SHERIDAN — Knowing how to prepare your puppy’s fur for all seasons is important knowledge all dog owners should know to keep their furry friend happy and healthy when recreating outdoors.
A common mistake made by many dog owners is not grooming their dog the correct way for a particular season.
“You should never shave a double-coated dog,” said Sheridan County’s Big Goose Veterinary Clinic and Wellness Center veterinarian technician Martie O’Grady. “The second layer of fur traps air and acts as insulation for both winter and summer. The first layer of hair is the fur your dog sheds in the summer to allow that air flow into the second layer, and cools them down.”
Double-coated dog breeds include Labrador retrievers, Australian shepherds, huskies, sheep dogs, and any other breed with heavier coats that can adapt to colder weather.
O’Grady said when an owner shaves their double-coated dog, it can affect them long-term once the hair tries to grow back. The hair will often not grow back properly, making the natural insulation defective.
Many owners mistake their dog for being overheated in the summer because of having a heavy coat. O’Grady suggested talking to your vet about proper grooming techniques for your dog, regardless of breed, before making a decision to drastically change the coat. Types of food provided for the pet also play an important role in a healthy coat.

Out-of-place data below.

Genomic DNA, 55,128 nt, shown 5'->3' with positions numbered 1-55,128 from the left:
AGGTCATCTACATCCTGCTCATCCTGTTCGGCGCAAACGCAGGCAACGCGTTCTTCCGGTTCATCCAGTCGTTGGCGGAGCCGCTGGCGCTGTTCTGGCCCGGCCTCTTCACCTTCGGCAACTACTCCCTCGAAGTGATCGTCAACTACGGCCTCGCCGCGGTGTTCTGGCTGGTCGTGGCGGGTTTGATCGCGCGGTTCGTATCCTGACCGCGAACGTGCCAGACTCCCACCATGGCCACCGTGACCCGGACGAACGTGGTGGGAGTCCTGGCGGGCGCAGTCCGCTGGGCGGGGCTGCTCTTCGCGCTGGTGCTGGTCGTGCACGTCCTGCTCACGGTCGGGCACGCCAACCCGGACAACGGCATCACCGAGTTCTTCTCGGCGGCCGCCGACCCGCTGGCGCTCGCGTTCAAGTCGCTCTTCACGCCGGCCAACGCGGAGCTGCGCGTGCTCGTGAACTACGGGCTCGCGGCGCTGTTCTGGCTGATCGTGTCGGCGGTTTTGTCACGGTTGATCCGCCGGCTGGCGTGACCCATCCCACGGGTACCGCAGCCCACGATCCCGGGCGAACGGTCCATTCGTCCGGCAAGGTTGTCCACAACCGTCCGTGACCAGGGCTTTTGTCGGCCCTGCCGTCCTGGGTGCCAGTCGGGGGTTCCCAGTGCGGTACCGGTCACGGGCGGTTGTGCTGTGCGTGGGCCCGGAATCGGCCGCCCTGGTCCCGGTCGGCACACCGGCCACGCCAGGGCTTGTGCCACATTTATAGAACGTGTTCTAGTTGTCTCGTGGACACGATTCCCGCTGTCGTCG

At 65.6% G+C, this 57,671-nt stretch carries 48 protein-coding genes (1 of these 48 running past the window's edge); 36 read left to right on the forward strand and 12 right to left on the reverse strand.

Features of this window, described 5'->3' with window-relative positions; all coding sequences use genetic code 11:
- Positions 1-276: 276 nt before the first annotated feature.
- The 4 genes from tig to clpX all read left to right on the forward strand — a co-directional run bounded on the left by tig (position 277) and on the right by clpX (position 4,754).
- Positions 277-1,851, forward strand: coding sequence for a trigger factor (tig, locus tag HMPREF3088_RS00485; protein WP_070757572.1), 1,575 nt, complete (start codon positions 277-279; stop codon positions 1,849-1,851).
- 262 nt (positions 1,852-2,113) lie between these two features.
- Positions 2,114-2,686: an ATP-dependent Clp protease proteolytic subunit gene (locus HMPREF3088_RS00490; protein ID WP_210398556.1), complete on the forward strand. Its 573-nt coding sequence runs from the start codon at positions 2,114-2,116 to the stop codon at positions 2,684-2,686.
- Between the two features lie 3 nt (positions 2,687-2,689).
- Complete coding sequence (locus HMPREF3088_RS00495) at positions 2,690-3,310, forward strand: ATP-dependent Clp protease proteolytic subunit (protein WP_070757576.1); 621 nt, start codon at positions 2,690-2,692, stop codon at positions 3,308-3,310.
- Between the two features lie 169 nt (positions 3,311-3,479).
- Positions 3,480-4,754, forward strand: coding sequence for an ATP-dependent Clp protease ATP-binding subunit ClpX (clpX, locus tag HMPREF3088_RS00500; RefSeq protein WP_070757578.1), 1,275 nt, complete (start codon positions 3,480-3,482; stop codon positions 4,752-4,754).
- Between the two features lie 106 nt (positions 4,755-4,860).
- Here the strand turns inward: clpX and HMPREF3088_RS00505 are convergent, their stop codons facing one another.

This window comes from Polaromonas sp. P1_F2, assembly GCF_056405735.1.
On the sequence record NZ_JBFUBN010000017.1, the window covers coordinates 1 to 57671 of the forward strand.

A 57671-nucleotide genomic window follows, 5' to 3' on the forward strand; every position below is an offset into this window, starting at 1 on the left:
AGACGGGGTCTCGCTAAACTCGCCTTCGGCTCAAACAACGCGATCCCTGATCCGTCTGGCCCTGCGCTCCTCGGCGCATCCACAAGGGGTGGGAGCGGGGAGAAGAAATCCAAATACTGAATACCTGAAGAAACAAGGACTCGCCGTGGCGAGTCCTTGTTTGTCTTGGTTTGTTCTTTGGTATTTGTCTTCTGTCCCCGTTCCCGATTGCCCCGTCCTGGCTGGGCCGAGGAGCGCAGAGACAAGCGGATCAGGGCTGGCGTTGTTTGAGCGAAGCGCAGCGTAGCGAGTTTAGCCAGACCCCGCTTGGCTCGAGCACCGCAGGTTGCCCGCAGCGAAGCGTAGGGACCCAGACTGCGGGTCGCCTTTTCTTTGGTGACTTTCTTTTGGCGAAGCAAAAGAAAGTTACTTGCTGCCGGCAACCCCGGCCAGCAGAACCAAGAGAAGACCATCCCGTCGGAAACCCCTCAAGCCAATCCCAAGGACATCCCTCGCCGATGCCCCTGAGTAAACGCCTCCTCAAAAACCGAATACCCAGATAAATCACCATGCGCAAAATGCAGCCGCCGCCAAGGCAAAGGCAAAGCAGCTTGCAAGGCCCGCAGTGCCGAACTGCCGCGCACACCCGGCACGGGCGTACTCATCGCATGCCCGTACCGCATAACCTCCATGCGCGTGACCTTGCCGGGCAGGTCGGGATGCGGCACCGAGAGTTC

“Nutrition is key to keeping your dog’s coat healthy,” O’Grady said. “A healthy coat means healthy skin, and that will help protect your dog the most from winters and summers.”
Keeping the proper length of coat on a dog also helps protect their skin from the sun.
“I’ve seen owners go as far as tattooing their pets to protect them from sunburn,” O’Grady said. “Dogs would have almost like black eyeliner around their eyes and some on the top of their nose.”
The snow reflects the sun, which can also give dogs a sunburn as easily as in warmer seasons. O’Grady said owners have the option to buy sunscreen for pets for all seasons, but specifically sunscreen created for dogs, as sunscreen made for humans can be toxic to the pet.
O’Grady said dog breeds with thinner coats or short-haired breeds, such as pitbulls, should try to be in the shade and out of the sun, covered up with a light jacket — which also applies to winter months, but with a heavier jacket — or have dog sunscreen applied to their backs and faces.
Jocie Corcoran from Muddy Paw Prints Pet Supplies in Sheridan said trimming a dog’s nails is also beneficial for them during the winter seasons because of the ice. The ice on the ground is a hard surface and can tear a dog’s nail down to the quik, the sensitive tissue within the nail, leaving them broken and painful for a pet.
“I tell a lot of owners to begin cutting their dog’s nails as puppies first, if they can,” Corcoran said. “This will help reduce them from getting out of control and bring the owners into (the) habit of getting their dog’s nails groomed properly.”
Corcoran also agreed about feeding dogs nutritional dog food to keep a healthy coat to protect them from all seasons.
Protecting a dog from all seasons is the most effective way in keeping a pet happy and healthy, and listening to a veterinarian’s advice on grooming and skin protection will keep pets safe in all types of weather.